I grew up on Indiana Jones movies as an older millennial the way other kids grew up on The Little Mermaid or Beauty and the Beast. In retrospect, the Disney movies would have been far more age-appropriate, but Dr. Jones and his adventures ended up having a more significant impact on my childhood years.
When I went off to college, our Indiana Jones movies even came with me. Funko Games, one of my favorite makers of games based on franchises, has recently been dropping a line of Indiana Jones-related games that have been scoring high on nostalgia for me. Luckily, they were kind enough to send me copies for reviewing just in time for my kids to be off of school. One of the more unique editions to their line is Indiana Jones: Throw Me the Idol!, a much more physical game that lets you more directly participate in Dr. Jones’s adventures.
What Is Indiana Jones: Throw Me the Idol!
Indiana Jones: Throw Me the Idol! is a hands-on family game that lets you take part in Indiana Jones-related activities that feel a lot like taking part in Raiders of the Lost Ark. Players compete to reach the Idol Chamber and then take part in booby-trapped challenges to earn points. It’s fast, fun, and easy to learn. The game is aimed at 2-10 players ages 7+ and takes about 30 minutes to play. It has an MSRP of $22.99.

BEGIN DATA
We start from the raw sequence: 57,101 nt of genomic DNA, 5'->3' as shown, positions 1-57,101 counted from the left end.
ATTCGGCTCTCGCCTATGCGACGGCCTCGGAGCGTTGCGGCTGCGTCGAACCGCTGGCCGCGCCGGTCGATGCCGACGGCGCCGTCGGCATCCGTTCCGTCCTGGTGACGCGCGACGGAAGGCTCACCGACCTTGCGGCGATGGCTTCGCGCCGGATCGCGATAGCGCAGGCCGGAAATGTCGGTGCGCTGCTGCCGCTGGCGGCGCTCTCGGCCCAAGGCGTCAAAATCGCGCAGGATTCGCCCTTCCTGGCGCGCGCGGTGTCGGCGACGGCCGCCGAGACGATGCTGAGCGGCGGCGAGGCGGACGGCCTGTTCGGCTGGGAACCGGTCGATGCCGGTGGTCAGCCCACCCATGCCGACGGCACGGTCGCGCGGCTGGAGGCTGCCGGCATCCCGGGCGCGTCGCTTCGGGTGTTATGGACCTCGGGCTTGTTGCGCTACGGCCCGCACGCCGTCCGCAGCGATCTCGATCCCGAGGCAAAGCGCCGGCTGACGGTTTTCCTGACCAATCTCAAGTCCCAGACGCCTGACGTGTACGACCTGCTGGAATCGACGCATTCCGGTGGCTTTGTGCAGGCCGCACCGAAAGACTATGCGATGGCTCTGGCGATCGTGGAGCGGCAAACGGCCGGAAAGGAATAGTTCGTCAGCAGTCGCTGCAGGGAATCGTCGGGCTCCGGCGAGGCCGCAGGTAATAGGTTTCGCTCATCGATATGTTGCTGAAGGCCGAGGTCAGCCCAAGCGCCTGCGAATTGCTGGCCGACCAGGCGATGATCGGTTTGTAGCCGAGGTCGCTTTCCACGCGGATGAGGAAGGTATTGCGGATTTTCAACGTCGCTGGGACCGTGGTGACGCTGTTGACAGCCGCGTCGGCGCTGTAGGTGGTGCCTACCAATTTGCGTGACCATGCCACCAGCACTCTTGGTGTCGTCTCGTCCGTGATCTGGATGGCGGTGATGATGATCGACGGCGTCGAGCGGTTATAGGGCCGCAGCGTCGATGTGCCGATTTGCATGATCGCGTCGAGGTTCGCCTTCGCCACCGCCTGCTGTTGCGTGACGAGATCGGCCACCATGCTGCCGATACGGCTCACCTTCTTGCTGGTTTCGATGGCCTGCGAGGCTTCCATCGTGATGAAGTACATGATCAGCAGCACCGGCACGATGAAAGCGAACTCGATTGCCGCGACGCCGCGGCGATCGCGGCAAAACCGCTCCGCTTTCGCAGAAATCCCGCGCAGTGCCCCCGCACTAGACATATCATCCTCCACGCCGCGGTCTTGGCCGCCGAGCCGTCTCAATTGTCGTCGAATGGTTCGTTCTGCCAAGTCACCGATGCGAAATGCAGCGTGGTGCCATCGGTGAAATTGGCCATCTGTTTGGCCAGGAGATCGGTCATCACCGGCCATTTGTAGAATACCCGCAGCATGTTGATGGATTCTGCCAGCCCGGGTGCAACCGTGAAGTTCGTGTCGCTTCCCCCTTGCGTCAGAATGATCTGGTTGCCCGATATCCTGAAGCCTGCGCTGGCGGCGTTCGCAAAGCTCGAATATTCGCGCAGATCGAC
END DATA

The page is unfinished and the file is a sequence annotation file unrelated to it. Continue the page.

Indiana Jones: Throw Me the Idol! Contents
Indiana Jones: Throw Me the Idol! contains the following:
- 1 Whip
- 1 Golden Idol
- 1 Sandbag
- 1 Arrow
- 1 Blindfold
- 1 Tarantula
- 1 Idol Chamber Tile
- 11 Indiana Jones Temple Cards
- 11 René Belloq Temple Cards
- 12 Challenge Cards
- 10 “Wood” Score Tokens
- 10 “Stone” Score Tokens
- 15 “Gold” Score Tokens
- 1 Instruction Booklet
The contents alone will start summoning nostalgia for fans of the films. Common traps like tarantulas and arrows are featured along with iconic props like the Golden Idol, the sandbag, and Indy’s whip. For this game, the props are made out of thick foam (the Whip, Arrow, and Tarantula) or light plastic (The Golden Idol and the Sandbag) as they’re used for different challenges. There’s a simple cardboard blindfold that will probably hold up okay over time. The cards are typical thickness, although the Challenge Cards are larger, and it should be noted that the Temple Cards are marked on the back to tell them apart. The Idol Temple Tile and Tokens are made of thicker cardboard, and I like how the Tokens have different shapes to tell them apart. The instruction booklet breaks things down easily and makes good use of pictures and diagrams to set up and teach the game. Overall, good components capture the feel of the film and should be able to handle lots of rougher play since this game is more physical.
How to Play Indiana Jones: Throw Me the Idol!